Reconstruction Reconsidered

Today we observe and celebrate Juneteenth National Independence Day which is the official name of the federal holiday that was formally adopted last year. The name Juneteenth is a combination of June and 19th which is the date of the proclamation issued by U.S. Army Major General Gordon Granger upon his arrival in Galveston, Texas, to take command of the U.S. Army troops sent there to enforce  emancipation.

On that date a year later, Black people in Texas celebrated the anniversary which became an annual thing in Texas and gradually spread to the rest of the country.

There are several Juneteenth-related events in Lowell today:

  • 11am to 5pm on Market Street, Free Soil Arts Collective holds its second annual Juneteenth Celebration to highlight Black musicians and performers.
  • Noon to 1:30pm there will be a Lowell Walk on Lowell’s Black History. The walk is hosted by Lowell National Historic Park and will begin at the Visitor Center at 246 Market Street.
  • 2pm to 6pm at Muldoon Park at 5 Billerica Street, the Black Lowell Coalition will hold a Juneteenth Celebration.
  • 5pm to 10pm at the UTEC Green at the corner of Hurd and Warren streets, the Afro-American Community Collaborative will hold its third annual Juneteenth & Father’s Day Block Party.

I plan to attend the Lowell Walk and will write about that tomorrow (which is the official observance day of the holiday since Juneteenth falls on Sunday this year). Today, I’ll share a few thoughts on Reconstruction.

Besides enforcing emancipation, the troops in Texas commanded by General Granger were there to oversee Reconstruction which described the bundle of laws enacted to give the rights of citizenship to Black people newly freed from slavery, to punish those who revolted against the United States, and to create a pathway back into the Union for the states that had seceded. Reconstruction lasted from the end of the Civil War in 1865 until 1877 when, in a deal to resolve the disputed Presidential election of 1876, the Republican agreed that if the Democrats would allow Republican nominee Rutherford B. Hayes to be President, he would withdraw all U.S. troops from the southern states where they were upholding the rights of Black people in the face of fierce opposition by whites. Hayes became President and Reconstruction ended.

History has always been my favorite subject so I remember pretty well the lessons I learned while in grammar and high school in the late 1960s and early 1970s. The history textbooks described Reconstruction as well-intentioned but ill-conceived. The lesson was that the newly freed slaves were unready to hold elective office and were exploited by unscrupulous northerners. It was only after Reconstruction had ended in 1877 that the country was able to “heal” and move on.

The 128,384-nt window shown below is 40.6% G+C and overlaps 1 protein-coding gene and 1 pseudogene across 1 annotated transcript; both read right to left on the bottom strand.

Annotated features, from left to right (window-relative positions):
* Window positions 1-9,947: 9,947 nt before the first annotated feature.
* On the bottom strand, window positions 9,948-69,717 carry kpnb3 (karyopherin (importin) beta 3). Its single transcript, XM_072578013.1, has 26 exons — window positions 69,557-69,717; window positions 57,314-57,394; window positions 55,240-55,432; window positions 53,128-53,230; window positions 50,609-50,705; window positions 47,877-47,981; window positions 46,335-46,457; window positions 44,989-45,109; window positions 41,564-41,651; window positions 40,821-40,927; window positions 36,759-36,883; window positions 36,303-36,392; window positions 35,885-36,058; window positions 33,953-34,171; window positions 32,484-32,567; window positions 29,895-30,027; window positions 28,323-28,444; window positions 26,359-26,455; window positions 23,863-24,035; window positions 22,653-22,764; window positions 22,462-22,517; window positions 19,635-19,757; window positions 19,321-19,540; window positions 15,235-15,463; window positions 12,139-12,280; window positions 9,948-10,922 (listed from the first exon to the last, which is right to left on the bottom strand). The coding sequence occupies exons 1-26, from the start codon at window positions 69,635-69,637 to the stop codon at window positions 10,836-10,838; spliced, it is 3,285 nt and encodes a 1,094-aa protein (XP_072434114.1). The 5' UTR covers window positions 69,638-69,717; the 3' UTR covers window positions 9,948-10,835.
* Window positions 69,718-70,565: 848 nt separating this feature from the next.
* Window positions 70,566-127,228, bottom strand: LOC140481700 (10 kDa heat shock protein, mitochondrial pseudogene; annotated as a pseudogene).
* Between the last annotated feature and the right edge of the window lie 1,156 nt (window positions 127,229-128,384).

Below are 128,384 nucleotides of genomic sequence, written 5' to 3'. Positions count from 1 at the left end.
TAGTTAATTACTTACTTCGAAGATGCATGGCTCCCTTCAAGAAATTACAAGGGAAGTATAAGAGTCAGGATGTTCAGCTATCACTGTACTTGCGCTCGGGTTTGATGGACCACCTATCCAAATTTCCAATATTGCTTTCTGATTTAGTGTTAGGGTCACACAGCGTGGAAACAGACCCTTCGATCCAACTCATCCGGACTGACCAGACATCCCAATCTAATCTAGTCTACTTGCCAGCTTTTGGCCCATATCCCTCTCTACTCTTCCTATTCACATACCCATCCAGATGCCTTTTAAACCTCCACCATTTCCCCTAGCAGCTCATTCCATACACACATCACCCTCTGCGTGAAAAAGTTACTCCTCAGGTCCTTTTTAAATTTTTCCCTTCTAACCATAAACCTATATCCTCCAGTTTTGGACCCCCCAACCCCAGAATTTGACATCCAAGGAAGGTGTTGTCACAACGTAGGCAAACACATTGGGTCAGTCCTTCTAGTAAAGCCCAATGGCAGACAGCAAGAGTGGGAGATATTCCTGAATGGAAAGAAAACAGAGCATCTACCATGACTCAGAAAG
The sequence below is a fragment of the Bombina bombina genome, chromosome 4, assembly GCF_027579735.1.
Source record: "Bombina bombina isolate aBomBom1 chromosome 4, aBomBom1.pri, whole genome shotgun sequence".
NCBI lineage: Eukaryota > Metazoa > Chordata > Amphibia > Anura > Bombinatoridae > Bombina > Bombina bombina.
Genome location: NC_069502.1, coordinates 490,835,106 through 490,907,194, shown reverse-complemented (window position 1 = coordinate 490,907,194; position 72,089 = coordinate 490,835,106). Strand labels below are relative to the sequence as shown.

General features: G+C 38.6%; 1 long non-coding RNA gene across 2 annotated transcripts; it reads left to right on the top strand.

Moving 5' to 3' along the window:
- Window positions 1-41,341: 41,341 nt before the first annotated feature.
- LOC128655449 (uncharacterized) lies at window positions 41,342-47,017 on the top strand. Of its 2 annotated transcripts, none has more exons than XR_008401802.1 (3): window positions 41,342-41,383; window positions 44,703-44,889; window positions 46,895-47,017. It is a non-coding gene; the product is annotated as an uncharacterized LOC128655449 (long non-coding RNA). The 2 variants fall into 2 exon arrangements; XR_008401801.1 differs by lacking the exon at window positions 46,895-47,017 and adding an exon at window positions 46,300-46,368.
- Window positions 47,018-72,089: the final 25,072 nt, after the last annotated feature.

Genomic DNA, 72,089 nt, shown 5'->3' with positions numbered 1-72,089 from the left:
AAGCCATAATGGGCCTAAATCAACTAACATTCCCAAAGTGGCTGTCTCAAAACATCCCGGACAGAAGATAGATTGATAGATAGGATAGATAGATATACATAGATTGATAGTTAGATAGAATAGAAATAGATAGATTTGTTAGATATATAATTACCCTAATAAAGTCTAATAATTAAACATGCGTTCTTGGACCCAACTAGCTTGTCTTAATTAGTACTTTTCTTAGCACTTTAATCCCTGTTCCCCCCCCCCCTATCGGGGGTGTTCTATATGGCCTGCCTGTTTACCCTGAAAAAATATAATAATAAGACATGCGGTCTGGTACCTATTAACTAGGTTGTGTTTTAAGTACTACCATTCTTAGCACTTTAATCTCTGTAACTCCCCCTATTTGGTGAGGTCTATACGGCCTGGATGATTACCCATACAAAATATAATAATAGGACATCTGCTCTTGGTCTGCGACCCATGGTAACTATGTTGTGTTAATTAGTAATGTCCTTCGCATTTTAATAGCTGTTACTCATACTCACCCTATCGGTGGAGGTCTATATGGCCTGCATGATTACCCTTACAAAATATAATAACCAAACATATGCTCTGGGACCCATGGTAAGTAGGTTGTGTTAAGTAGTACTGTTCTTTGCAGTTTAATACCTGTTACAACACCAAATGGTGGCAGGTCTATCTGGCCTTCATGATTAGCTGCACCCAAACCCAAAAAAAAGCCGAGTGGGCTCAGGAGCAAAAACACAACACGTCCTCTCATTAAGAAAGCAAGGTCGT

Looking back on all this, I’m stunned by it because this “interpretation” is utterly wrong and reflects a revision of the Reconstruction story. Historians today maintain that the Black-led governments of the post-Civil War southern states functioned ably until they were violently overthrown by white racists.

Just as we should reconsider our understanding of Reconstruction, we should also reassess the legacy of some of the advocates of Reconstruction whose stature, I believe, was unjustly tainted by pro-southern historians. I’m thinking specifically of Ulysses S. Grant who as President, forcefully employed U.S. troops in the American south to protect and uphold the rights of Blacks. And our own Ben Butler’s legacy should be revisited. From his 1861 decision to characterize escaped slaves as contraband of war to his leadership of the impeachment trial of President Andrew Johnson, Butler was a central character in the race revolution that occurred during and after the Civil War. I suspect it was because of those accomplishments that he has been so disparaged by historians. Now Butler was a terrible combat commander so some of the criticism of him is justified, but that is only part of the picture.

For nearly 150 years, both Grant and Butler have been disparaged by historians and in the popular culture. Like so much else about our understanding of the Civil War and its aftermath, that portrayal is beginning to change for Grant, at least. As historians revisit Butler’s accomplishments, his legacy will also benefit.

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